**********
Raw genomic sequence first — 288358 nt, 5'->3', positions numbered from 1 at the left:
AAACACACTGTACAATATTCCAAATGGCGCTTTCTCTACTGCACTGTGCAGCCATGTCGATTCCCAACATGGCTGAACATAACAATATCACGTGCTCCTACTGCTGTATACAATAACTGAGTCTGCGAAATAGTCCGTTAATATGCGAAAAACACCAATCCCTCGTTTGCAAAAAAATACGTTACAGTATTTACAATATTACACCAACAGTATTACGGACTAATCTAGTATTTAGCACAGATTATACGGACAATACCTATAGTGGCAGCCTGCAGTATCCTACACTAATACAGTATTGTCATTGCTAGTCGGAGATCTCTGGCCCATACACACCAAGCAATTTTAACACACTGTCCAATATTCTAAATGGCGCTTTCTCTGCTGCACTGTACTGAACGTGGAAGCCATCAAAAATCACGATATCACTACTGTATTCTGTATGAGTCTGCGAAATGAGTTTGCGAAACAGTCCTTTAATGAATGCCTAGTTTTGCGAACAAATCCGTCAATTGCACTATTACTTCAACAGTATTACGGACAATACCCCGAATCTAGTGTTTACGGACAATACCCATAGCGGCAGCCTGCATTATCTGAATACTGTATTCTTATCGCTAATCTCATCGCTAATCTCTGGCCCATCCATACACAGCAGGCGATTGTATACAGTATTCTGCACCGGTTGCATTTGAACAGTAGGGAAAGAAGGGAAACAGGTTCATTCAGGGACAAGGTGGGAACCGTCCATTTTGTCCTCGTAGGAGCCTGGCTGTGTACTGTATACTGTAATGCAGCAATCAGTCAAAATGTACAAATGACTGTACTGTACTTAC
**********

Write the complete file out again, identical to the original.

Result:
Raw genomic sequence first — 288358 nt, 5'->3', positions numbered from 1 at the left:
AAACACACTGTACAATATTCCAAATGGCGCTTTCTCTACTGCACTGTGCAGCCATGTCGATTCCCAACATGGCTGAACATAACAATATCACGTGCTCCTACTGCTGTATACAATAACTGAGTCTGCGAAATAGTCCGTTAATATGCGAAAAACACCAATCCCTCGTTTGCAAAAAAATACGTTACAGTATTTACAATATTACACCAACAGTATTACGGACTAATCTAGTATTTAGCACAGATTATACGGACAATACCTATAGTGGCAGCCTGCAGTATCCTACACTAATACAGTATTGTCATTGCTAGTCGGAGATCTCTGGCCCATACACACCAAGCAATTTTAACACACTGTCCAATATTCTAAATGGCGCTTTCTCTGCTGCACTGTACTGAACGTGGAAGCCATCAAAAATCACGATATCACTACTGTATTCTGTATGAGTCTGCGAAATGAGTTTGCGAAACAGTCCTTTAATGAATGCCTAGTTTTGCGAACAAATCCGTCAATTGCACTATTACTTCAACAGTATTACGGACAATACCCCGAATCTAGTGTTTACGGACAATACCCATAGCGGCAGCCTGCATTATCTGAATACTGTATTCTTATCGCTAATCTCATCGCTAATCTCTGGCCCATCCATACACAGCAGGCGATTGTATACAGTATTCTGCACCGGTTGCATTTGAACAGTAGGGAAAGAAGGGAAACAGGTTCATTCAGGGACAAGGTGGGAACCGTCCATTTTGTCCTCGTAGGAGCCTGGCTGTGTACTGTATACTGTAATGCAGCAATCAGTCAAAATGTACAAATGACTGTACTGTACTTAC